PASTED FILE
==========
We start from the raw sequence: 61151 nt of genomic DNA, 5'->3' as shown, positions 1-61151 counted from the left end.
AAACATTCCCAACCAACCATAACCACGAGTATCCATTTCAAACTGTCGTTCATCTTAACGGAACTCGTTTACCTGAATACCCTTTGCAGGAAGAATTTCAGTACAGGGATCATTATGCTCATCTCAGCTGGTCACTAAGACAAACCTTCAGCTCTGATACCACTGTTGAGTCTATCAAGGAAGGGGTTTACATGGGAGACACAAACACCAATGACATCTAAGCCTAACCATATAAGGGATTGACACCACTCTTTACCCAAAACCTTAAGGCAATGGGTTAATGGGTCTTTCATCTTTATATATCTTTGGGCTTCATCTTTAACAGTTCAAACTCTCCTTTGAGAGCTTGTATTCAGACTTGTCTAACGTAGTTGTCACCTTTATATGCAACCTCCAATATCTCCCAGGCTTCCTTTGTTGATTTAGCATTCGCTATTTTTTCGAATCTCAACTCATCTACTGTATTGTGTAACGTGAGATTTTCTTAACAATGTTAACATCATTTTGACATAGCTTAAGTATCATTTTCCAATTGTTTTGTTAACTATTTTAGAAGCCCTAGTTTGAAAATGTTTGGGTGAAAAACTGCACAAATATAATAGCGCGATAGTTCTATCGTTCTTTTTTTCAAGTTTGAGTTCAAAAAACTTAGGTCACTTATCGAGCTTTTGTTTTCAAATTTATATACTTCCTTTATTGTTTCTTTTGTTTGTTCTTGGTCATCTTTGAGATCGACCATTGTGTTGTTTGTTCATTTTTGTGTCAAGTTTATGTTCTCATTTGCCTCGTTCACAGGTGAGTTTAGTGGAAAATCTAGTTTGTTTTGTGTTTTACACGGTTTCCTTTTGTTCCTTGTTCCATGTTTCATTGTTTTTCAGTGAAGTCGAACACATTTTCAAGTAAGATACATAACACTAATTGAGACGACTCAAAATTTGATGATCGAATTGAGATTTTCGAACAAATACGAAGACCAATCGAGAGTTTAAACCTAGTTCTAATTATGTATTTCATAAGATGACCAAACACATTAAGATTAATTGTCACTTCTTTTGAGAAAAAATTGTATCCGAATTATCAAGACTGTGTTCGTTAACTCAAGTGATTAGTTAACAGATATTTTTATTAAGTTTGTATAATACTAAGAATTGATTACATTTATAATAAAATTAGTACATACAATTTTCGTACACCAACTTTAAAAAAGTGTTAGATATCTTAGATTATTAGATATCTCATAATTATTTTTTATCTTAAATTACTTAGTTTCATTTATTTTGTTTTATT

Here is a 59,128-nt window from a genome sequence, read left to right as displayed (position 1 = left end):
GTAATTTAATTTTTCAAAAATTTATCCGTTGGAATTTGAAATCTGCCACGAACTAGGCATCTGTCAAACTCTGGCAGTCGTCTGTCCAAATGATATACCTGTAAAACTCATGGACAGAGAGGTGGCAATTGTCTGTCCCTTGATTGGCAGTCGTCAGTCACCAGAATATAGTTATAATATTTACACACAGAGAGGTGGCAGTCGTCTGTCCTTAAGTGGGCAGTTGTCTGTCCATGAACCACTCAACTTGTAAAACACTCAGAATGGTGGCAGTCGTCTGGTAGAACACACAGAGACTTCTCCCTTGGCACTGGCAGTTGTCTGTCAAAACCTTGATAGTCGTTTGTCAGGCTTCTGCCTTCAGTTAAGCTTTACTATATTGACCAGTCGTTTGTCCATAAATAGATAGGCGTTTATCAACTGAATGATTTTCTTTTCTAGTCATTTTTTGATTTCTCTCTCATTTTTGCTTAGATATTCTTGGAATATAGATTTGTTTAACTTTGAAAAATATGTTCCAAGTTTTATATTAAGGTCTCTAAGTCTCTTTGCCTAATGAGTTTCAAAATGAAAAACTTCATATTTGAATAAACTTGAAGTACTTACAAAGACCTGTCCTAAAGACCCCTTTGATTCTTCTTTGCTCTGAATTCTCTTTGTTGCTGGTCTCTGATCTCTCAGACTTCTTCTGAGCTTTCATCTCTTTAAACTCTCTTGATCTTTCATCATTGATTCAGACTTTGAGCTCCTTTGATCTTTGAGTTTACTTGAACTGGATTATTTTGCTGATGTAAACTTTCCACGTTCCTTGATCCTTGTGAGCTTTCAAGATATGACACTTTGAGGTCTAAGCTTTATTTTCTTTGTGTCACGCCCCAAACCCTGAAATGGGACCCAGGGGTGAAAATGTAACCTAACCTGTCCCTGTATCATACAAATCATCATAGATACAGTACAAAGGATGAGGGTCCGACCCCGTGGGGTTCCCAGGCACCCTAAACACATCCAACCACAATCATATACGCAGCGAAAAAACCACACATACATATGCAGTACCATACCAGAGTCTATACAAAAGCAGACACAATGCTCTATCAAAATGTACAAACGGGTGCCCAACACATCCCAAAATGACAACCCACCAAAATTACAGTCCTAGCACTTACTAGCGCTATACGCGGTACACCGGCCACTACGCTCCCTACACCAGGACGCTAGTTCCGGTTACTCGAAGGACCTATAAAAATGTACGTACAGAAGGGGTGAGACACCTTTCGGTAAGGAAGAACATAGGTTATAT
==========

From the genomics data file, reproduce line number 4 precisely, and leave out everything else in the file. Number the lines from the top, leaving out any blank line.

GTAATTTAATTTTTCAAAAATTTATCCGTTGGAATTTGAAATCTGCCACGAACTAGGCATCTGTCAAACTCTGGCAGTCGTCTGTCCAAATGATATACCTGTAAAACTCATGGACAGAGAGGTGGCAATTGTCTGTCCCTTGATTGGCAGTCGTCAGTCACCAGAATATAGTTATAATATTTACACACAGAGAGGTGGCAGTCGTCTGTCCTTAAGTGGGCAGTTGTCTGTCCATGAACCACTCAACTTGTAAAACACTCAGAATGGTGGCAGTCGTCTGGTAGAACACACAGAGACTTCTCCCTTGGCACTGGCAGTTGTCTGTCAAAACCTTGATAGTCGTTTGTCAGGCTTCTGCCTTCAGTTAAGCTTTACTATATTGACCAGTCGTTTGTCCATAAATAGATAGGCGTTTATCAACTGAATGATTTTCTTTTCTAGTCATTTTTTGATTTCTCTCTCATTTTTGCTTAGATATTCTTGGAATATAGATTTGTTTAACTTTGAAAAATATGTTCCAAGTTTTATATTAAGGTCTCTAAGTCTCTTTGCCTAATGAGTTTCAAAATGAAAAACTTCATATTTGAATAAACTTGAAGTACTTACAAAGACCTGTCCTAAAGACCCCTTTGATTCTTCTTTGCTCTGAATTCTCTTTGTTGCTGGTCTCTGATCTCTCAGACTTCTTCTGAGCTTTCATCTCTTTAAACTCTCTTGATCTTTCATCATTGATTCAGACTTTGAGCTCCTTTGATCTTTGAGTTTACTTGAACTGGATTATTTTGCTGATGTAAACTTTCCACGTTCCTTGATCCTTGTGAGCTTTCAAGATATGACACTTTGAGGTCTAAGCTTTATTTTCTTTGTGTCACGCCCCAAACCCTGAAATGGGACCCAGGGGTGAAAATGTAACCTAACCTGTCCCTGTATCATACAAATCATCATAGATACAGTACAAAGGATGAGGGTCCGACCCCGTGGGGTTCCCAGGCACCCTAAACACATCCAACCACAATCATATACGCAGCGAAAAAACCACACATACATATGCAGTACCATACCAGAGTCTATACAAAAGCAGACACAATGCTCTATCAAAATGTACAAACGGGTGCCCAACACATCCCAAAATGACAACCCACCAAAATTACAGTCCTAGCACTTACTAGCGCTATACGCGGTACACCGGCCACTACGCTCCCTACACCAGGACGCTAGTTCCGGTTACTCGAAGGACCTATAAAAATGTACGTACAGAAGGGGTGAGACACCTTTCGGTAAGGAAGAACATAGGTTATAT